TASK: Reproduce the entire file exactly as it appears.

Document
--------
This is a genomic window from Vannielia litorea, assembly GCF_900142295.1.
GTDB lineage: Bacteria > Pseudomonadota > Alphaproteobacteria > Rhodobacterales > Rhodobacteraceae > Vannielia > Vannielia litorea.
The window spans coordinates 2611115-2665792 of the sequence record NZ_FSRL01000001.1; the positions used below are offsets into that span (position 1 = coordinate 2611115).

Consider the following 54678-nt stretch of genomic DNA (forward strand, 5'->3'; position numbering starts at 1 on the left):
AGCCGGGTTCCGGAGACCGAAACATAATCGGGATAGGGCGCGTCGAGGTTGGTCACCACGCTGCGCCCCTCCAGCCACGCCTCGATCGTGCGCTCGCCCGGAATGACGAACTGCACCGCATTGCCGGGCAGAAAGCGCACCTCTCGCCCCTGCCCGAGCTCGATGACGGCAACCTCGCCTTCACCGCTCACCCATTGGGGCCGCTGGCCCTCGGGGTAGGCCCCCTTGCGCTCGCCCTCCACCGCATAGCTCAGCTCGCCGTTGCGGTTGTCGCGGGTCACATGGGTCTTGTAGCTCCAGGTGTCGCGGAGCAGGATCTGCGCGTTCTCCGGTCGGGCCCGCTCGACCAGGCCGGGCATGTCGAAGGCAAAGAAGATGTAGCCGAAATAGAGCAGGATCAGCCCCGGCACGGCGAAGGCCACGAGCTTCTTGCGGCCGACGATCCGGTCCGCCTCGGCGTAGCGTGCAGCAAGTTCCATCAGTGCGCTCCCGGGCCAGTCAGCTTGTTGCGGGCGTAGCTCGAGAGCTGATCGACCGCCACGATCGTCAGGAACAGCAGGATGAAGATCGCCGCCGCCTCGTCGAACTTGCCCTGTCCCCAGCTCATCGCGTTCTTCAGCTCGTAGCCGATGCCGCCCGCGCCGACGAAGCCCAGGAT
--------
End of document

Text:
This is a genomic window from Vannielia litorea, assembly GCF_900142295.1.
GTDB lineage: Bacteria > Pseudomonadota > Alphaproteobacteria > Rhodobacterales > Rhodobacteraceae > Vannielia > Vannielia litorea.
The window spans coordinates 2611115-2665792 of the sequence record NZ_FSRL01000001.1; the positions used below are offsets into that span (position 1 = coordinate 2611115).

Consider the following 54678-nt stretch of genomic DNA (forward strand, 5'->3'; position numbering starts at 1 on the left):
AGCCGGGTTCCGGAGACCGAAACATAATCGGGATAGGGCGCGTCGAGGTTGGTCACCACGCTGCGCCCCTCCAGCCACGCCTCGATCGTGCGCTCGCCCGGAATGACGAACTGCACCGCATTGCCGGGCAGAAAGCGCACCTCTCGCCCCTGCCCGAGCTCGATGACGGCAACCTCGCCTTCACCGCTCACCCATTGGGGCCGCTGGCCCTCGGGGTAGGCCCCCTTGCGCTCGCCCTCCACCGCATAGCTCAGCTCGCCGTTGCGGTTGTCGCGGGTCACATGGGTCTTGTAGCTCCAGGTGTCGCGGAGCAGGATCTGCGCGTTCTCCGGTCGGGCCCGCTCGACCAGGCCGGGCATGTCGAAGGCAAAGAAGATGTAGCCGAAATAGAGCAGGATCAGCCCCGGCACGGCGAAGGCCACGAGCTTCTTGCGGCCGACGATCCGGTCCGCCTCGGCGTAGCGTGCAGCAAGTTCCATCAGTGCGCTCCCGGGCCAGTCAGCTTGTTGCGGGCGTAGCTCGAGAGCTGATCGACCGCCACGATCGTCAGGAACAGCAGGATGAAGATCGCCGCCGCCTCGTCGAACTTGCCCTGTCCCCAGCTCATCGCGTTCTTCAGCTCGTAGCCGATGCCGCCCGCGCCGACGAAGCCCAGGAT